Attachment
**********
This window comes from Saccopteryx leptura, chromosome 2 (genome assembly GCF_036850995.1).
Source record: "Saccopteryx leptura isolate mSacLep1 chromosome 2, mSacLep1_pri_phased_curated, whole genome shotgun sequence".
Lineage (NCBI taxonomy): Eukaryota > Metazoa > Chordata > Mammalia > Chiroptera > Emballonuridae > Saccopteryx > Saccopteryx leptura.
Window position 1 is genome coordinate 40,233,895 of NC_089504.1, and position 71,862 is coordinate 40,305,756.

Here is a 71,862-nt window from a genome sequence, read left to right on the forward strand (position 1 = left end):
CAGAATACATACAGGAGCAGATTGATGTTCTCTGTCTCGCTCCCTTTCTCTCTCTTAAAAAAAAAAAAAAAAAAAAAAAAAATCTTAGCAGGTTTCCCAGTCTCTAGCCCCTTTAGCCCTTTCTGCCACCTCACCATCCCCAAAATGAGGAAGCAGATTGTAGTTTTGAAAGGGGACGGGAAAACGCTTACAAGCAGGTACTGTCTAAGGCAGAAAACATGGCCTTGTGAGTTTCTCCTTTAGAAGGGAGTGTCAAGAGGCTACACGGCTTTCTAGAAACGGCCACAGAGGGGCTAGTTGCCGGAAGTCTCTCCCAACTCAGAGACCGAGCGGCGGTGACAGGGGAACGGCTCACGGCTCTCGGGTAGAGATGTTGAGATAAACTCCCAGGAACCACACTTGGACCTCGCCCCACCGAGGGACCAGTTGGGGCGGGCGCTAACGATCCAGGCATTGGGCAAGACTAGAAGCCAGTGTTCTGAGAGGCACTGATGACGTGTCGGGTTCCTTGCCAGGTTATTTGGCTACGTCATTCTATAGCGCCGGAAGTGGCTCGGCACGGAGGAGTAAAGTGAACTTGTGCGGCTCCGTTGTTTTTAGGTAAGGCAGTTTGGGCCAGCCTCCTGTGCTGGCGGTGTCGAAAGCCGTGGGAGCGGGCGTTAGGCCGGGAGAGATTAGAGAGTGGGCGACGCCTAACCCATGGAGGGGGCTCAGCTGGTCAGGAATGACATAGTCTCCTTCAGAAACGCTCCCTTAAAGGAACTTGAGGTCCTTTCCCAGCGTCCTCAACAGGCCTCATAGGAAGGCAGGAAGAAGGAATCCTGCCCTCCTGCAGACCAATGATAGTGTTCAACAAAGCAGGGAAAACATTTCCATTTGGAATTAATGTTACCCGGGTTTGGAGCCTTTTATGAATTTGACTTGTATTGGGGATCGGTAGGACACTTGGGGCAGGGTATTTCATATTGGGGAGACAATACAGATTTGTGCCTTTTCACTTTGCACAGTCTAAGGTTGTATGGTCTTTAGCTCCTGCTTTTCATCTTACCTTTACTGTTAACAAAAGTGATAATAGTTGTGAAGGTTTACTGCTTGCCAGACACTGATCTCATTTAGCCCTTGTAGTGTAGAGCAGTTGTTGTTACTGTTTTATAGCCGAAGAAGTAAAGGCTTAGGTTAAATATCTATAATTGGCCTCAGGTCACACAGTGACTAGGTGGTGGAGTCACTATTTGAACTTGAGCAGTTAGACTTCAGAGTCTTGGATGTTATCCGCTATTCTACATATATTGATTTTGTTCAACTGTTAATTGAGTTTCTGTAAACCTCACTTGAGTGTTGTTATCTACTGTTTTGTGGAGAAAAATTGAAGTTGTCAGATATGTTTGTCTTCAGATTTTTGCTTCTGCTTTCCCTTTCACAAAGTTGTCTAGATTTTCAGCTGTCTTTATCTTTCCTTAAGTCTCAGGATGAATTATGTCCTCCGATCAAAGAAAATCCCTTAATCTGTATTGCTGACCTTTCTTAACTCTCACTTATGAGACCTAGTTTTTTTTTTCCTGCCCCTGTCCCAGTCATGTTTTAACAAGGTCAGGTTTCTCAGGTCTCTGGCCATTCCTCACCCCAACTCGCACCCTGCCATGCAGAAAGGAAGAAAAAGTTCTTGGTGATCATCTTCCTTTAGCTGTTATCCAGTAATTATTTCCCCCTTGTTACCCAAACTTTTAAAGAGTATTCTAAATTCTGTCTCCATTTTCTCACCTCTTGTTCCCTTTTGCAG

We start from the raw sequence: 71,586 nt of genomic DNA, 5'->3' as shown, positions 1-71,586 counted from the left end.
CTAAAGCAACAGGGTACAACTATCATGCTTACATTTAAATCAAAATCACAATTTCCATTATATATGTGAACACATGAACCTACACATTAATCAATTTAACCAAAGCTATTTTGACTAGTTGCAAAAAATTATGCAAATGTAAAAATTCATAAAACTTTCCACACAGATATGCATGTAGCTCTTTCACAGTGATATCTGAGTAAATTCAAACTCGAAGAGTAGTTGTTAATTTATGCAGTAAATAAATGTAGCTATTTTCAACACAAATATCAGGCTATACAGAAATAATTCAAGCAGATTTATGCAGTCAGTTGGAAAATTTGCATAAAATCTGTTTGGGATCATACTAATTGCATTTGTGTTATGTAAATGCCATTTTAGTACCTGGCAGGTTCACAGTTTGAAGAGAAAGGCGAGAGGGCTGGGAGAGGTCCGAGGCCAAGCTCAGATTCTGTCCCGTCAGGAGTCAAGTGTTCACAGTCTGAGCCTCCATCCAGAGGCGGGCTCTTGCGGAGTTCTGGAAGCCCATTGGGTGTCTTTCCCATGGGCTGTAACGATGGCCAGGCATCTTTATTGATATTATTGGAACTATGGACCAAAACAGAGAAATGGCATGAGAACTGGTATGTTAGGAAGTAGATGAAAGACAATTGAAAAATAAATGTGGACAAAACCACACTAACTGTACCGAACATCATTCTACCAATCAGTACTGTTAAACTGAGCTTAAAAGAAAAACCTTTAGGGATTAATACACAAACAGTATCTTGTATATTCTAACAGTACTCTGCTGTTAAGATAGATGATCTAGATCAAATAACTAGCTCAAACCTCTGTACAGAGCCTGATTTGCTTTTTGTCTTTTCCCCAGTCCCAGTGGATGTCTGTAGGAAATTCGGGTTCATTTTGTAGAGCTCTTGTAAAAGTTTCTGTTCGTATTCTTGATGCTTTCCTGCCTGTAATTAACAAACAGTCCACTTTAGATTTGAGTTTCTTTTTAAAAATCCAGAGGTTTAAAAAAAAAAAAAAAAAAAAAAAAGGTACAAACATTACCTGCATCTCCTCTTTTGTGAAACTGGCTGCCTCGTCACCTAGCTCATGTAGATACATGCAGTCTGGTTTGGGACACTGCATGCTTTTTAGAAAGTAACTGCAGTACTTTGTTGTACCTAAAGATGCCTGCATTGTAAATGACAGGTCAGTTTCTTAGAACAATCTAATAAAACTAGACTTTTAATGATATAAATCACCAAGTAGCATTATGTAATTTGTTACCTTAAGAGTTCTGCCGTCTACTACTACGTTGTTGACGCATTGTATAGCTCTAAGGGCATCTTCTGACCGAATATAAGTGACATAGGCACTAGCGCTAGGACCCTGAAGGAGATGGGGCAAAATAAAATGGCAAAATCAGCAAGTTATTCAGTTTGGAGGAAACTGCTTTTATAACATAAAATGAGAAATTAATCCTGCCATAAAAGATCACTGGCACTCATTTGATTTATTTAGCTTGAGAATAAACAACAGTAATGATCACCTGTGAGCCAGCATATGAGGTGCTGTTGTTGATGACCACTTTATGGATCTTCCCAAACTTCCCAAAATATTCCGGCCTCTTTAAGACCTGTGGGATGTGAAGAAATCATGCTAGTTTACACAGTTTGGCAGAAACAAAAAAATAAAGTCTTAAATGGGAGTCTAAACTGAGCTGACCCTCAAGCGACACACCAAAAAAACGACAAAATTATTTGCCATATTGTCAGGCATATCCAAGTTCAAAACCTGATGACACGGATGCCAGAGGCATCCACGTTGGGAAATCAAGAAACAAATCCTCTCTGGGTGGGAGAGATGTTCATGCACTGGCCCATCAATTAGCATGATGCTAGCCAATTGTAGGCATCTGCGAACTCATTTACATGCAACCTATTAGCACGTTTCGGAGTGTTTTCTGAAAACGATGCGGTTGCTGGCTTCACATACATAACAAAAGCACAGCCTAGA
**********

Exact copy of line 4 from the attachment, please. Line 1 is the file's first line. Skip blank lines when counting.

Window position 1 is genome coordinate 40,233,895 of NC_089504.1, and position 71,862 is coordinate 40,305,756.